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I noticed in my map that when I export to GeoJSON, some smaller feature have their coordinates shifted. I have set the export COORDINATE_PRECISION to 99 (max), tried various coordinate systems but no luck. In QGIS my layer coordinate systems are 3857 and I export to 4326.

Here are the map in QGIS:

enter image description here

Here is the imported GeoJSON in Mapbox (the result is the same in geojson.io and others)

enter image description here

To eliminate project setting errors, I've started a fresh new project. Then added OpenStreetMap layer with coordinate system 3857. Then created a new shapefile layer with the same coordinate system and drew parallel rectangles. With just an export to 4326 GeoJSON, the rectangles get distorted.

enter image description here

I also exported via online Shapefile to GeoJSON converter using ogre.adc4gis.com to eliminate QGIS export function having a problem during projection, but the result is the same.

Edit 1: Following Jakob Miksch's comment, I created a new shapefile layer with EPSG:4326. I exported it and in most cases this fixed the issue. However, minor inconsistencies are still there as below. The inconsistencies mostly happen in certain areas of the building.

enter image description here

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Edit 2: Here is the shapefile I've been working on: Shapefile

Edit 3: Switching the coordinate system to custom system centered on the location I'm working on seems to help a little bit with the output, but I still see interest challenges. For example, here, all these boxes share an edge (from a guideline), but the box above doesn't have the middle vertex, and therefore is straight, while, the top vertex of the smaller boxes below utilize a slightly off vertex. Interestingly, if I recreate the box above, but add a vertex, it removes those ugly overlaps (still not everything is perfectly parallel, however).

enter image description here

Edit 4: Here is my latest GeoJSON file. It utilizes the custom coordinate system as recommended here, which minimizes the errors significantly. However in other renderers outside of QGIS (geojson.io, MapBox), the edges won't remain parallel/perpendicular.

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    COORDINATE_PRECISION is usualy number of decimal places, 99 is overkill. Maybe try something reasonable like 5-15. What happens when you re-import the GeoJSON back into QGIS. That's important to check that the problem is coming from exporting from QGIS and not importing into geojson.io and Mapbox. – AndrewHarvey Oct 25 '19 at 6:51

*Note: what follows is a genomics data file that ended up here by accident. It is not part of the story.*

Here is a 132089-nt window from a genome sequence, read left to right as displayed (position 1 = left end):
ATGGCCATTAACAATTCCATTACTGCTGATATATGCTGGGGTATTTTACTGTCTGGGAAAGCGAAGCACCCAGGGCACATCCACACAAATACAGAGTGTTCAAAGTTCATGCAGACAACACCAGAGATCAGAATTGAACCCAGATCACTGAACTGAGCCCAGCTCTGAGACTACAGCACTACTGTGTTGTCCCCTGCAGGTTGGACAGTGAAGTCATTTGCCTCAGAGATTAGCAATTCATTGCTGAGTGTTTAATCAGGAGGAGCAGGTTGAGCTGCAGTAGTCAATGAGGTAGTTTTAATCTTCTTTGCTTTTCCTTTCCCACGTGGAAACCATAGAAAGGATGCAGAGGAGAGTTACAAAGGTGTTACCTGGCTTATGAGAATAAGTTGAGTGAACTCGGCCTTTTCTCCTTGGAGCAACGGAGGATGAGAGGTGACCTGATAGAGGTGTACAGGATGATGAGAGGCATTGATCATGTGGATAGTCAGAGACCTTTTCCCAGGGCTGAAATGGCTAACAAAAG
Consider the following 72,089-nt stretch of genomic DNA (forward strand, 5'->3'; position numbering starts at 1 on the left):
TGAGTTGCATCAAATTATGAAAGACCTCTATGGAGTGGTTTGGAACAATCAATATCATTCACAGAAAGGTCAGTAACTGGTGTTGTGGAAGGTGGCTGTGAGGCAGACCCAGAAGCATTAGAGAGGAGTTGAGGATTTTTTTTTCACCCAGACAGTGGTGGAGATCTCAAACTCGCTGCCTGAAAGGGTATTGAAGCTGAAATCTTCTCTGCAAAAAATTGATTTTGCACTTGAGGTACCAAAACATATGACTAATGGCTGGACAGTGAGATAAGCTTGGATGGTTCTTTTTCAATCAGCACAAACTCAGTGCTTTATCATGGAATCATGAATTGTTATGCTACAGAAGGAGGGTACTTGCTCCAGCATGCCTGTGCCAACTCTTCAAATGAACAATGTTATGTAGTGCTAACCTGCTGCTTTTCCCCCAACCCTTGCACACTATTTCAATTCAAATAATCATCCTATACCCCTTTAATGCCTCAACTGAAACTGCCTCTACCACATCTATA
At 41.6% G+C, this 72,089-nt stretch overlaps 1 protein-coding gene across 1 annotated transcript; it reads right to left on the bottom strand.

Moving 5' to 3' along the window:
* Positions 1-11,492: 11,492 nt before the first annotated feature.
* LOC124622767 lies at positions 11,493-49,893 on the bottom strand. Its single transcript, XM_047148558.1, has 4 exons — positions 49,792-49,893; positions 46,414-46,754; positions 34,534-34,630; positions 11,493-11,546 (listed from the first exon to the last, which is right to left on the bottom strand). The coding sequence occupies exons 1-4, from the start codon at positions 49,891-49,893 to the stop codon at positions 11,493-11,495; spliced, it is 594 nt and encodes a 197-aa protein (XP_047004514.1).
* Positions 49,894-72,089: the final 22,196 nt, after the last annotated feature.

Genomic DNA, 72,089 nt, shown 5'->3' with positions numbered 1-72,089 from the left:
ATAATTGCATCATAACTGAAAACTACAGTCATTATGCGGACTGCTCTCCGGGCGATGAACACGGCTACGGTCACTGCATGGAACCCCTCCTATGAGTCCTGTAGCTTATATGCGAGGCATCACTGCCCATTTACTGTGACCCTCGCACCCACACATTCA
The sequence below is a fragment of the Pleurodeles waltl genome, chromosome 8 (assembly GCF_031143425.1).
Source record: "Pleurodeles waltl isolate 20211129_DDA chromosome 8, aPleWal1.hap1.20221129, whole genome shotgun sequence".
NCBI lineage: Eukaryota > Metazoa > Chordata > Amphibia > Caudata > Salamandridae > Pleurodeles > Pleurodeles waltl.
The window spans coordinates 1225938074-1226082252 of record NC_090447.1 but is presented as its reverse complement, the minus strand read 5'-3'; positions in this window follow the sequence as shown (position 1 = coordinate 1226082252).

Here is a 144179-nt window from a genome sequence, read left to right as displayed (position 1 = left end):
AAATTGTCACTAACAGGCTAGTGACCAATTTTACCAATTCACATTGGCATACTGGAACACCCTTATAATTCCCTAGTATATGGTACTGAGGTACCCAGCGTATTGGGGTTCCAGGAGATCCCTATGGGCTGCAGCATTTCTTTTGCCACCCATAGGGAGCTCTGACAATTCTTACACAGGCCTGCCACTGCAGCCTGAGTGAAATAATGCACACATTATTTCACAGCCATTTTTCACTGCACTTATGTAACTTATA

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    in general EPSG:3857 should only be used for displaying. Your data should never be in this coordinate reference system. It's better if you create your new layer in EPSG:4326 and then export it to GeoJSON. – Jakob Miksch Oct 25 '19 at 7:40
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    It would be useful to get a sample of original data and converted data. – user30184 Oct 25 '19 at 11:47
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    It seems to me a precision error in the QGIS digitizing tools, which I don't know if you can have control. Being the area so small, I find it strange that angular differences are noticed between an equirectangular and a pseudo Mercator projection. Anyway, I do not understand who prefers to draw parallel and perpendicular lines in the equirectangular one. – Gabriel De Luca Oct 25 '19 at 22:11
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    Not really. It is best to digitize in a conformal projection system (transverse Mercator, for example) to preserve the angles, customized (with the meridian of tangency within your work area) so as not to distort the distances so much. Once the digitization is done, reproject the vector features to the system that best suits your next stage of visualization. I am analyzing your other question to write an answer that addresses this and the precision of the QGIS digitization tools. Honestly, sample data to analyze and repeat the inconvenience would help. – Gabriel De Luca Oct 26 '19 at 0:52